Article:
The important thing is for them to be safe and have food that they can eat at home. When it comes to food, we are really concerned about ensuring that we never run out, especially rice and mineral water.
That’s why I try to prepare as much as possible, even though I don’t have a lot of supplies. I have some essentials stocked up just in case they get hungry. When it starts raining heavily, they know they can call me because I’m always at work. I also make sure they have their vitamins and our seniors have their medication. We have rearranged our home to maximize space. We don’t buy unnecessary items; we only get what we truly need. It’s not like before, when we had to have this and that. Now, we only focus on what is necessary for our daily needs – food and a place to sleep.
We share the same experiences with our neighbors. They prepare like us, but if they don’t have enough supplies, then they have nothing. Some rely on assistance. They will evacuate their homes, especially those in low-lying areas. Our neighbors without a second floor immediately panic when there’s flooding.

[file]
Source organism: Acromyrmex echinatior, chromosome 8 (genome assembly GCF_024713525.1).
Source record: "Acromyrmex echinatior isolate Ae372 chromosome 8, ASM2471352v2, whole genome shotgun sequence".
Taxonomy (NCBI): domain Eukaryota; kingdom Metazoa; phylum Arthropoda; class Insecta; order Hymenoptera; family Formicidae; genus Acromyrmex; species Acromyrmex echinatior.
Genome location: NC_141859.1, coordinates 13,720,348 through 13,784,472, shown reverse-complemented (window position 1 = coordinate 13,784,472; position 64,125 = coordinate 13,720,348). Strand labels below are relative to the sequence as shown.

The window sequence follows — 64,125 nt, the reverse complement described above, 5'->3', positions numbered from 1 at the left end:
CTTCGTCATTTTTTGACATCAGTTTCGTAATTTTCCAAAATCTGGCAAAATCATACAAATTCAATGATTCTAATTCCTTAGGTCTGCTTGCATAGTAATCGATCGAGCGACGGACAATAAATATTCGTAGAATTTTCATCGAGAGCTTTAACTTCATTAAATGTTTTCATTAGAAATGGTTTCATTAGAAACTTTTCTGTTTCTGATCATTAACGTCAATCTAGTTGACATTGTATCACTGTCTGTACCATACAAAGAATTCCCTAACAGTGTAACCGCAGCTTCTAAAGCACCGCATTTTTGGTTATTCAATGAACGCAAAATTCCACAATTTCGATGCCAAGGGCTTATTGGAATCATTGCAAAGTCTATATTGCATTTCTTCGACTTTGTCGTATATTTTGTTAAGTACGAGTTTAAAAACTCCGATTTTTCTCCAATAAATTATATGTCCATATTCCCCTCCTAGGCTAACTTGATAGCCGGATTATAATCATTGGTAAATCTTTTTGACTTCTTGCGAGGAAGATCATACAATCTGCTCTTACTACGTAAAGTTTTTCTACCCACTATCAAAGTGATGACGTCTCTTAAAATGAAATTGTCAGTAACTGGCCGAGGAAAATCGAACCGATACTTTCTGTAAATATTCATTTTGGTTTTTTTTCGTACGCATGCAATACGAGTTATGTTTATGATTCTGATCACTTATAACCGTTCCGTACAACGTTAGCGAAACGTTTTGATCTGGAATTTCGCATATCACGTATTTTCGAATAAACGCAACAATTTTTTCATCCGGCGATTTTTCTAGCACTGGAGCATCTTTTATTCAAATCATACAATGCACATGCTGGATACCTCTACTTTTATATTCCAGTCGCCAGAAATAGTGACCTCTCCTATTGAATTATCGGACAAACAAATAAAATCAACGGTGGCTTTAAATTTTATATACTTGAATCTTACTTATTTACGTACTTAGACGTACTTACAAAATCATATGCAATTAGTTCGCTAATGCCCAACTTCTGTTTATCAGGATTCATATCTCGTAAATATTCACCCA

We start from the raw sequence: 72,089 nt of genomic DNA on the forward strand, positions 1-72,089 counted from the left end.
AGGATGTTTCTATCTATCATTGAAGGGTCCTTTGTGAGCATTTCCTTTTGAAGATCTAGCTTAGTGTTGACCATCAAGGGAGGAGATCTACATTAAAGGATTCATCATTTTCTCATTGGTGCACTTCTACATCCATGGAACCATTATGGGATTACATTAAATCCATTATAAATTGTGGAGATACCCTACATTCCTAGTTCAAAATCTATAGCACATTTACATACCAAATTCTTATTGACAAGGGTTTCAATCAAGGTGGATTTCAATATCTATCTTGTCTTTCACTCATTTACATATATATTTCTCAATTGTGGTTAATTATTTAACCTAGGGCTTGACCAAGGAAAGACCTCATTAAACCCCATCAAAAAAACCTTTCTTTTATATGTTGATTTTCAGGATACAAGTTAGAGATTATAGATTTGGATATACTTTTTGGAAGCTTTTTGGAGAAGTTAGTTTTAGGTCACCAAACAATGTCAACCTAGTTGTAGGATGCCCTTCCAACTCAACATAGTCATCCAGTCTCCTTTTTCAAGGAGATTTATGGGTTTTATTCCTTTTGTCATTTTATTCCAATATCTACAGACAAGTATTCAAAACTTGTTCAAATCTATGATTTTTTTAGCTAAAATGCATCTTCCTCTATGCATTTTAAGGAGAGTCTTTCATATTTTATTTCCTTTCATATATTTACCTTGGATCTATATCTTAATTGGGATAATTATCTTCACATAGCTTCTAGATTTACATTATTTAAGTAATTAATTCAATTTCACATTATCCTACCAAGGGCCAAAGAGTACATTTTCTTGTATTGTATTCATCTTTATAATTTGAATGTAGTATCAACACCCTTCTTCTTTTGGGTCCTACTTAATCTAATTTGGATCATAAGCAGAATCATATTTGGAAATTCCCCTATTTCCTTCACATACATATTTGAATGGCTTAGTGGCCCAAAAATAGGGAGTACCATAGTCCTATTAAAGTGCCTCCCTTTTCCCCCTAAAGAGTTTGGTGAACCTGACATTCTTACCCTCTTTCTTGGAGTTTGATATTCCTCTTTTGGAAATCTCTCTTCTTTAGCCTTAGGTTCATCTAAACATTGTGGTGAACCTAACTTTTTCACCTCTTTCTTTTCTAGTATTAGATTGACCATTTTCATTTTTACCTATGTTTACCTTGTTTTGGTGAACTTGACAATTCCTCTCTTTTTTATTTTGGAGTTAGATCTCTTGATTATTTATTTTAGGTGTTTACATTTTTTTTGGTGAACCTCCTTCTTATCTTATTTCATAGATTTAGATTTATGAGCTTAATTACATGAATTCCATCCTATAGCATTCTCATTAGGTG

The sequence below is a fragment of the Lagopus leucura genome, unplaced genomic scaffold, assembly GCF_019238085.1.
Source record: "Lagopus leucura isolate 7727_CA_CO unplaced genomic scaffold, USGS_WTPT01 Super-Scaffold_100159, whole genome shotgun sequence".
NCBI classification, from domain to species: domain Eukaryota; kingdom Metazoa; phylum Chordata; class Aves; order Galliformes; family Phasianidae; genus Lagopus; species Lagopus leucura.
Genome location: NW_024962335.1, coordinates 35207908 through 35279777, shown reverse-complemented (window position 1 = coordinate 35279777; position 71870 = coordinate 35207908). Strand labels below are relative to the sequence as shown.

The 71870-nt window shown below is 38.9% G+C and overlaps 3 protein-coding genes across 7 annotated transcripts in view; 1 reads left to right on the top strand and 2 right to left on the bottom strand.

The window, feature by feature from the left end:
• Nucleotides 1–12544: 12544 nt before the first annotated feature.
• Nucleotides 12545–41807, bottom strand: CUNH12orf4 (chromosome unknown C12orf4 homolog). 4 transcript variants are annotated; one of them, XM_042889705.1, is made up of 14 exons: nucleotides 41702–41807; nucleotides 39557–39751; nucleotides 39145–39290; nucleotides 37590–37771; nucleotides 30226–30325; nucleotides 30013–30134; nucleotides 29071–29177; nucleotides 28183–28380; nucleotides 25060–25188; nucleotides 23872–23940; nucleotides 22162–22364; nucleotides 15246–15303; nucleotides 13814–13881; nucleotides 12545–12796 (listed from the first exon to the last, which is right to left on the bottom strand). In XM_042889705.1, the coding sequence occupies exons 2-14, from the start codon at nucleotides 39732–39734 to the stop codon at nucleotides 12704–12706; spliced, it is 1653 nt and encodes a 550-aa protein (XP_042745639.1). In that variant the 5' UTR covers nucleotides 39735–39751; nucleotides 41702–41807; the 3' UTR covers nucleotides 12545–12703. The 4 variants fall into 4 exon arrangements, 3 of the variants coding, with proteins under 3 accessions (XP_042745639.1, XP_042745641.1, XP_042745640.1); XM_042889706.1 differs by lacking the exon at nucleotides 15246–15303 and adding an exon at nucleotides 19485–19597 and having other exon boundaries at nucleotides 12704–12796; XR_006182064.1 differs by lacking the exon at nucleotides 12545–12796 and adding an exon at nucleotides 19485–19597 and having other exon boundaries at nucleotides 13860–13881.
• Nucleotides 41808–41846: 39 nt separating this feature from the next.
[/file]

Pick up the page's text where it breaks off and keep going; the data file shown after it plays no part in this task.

There should be seminars for residents to educate themselves on what precautions to take. Currently, the barangay provides warnings, but they are lacking in effectiveness.
It would help if every area had similar arrangements for assigning rescuers, regardless of the day or night. We understand they get tired, so there should be a round-the-clock rotation system because disasters occur not only during the day but also at night.
Additionally, it would be ideal if they could provide boats in areas frequently affected by floods. During disasters, we don’t have access to emergency and rescue equipment that is readily available for everyone to use. Instead of having to constantly make requests to the local government authorities during disasters, it should be available and accessible to everyone.
Take a proactive approach where the needs of certain areas are already known. Surely, it’s not just about climate change, right? It’s also about the discipline of the people. – Rappler.com
This story is part of a series of oral histories of climate disaster survivors, told to student journalists under the Climate Disaster Project, an international teaching newsroom based in Canada, in partnership with the Campus Journalism Lab, an initiative by professional Filipino journalists to train campus journalists and publications. Rappler is publishing this series ahead of COP28 in Dubai.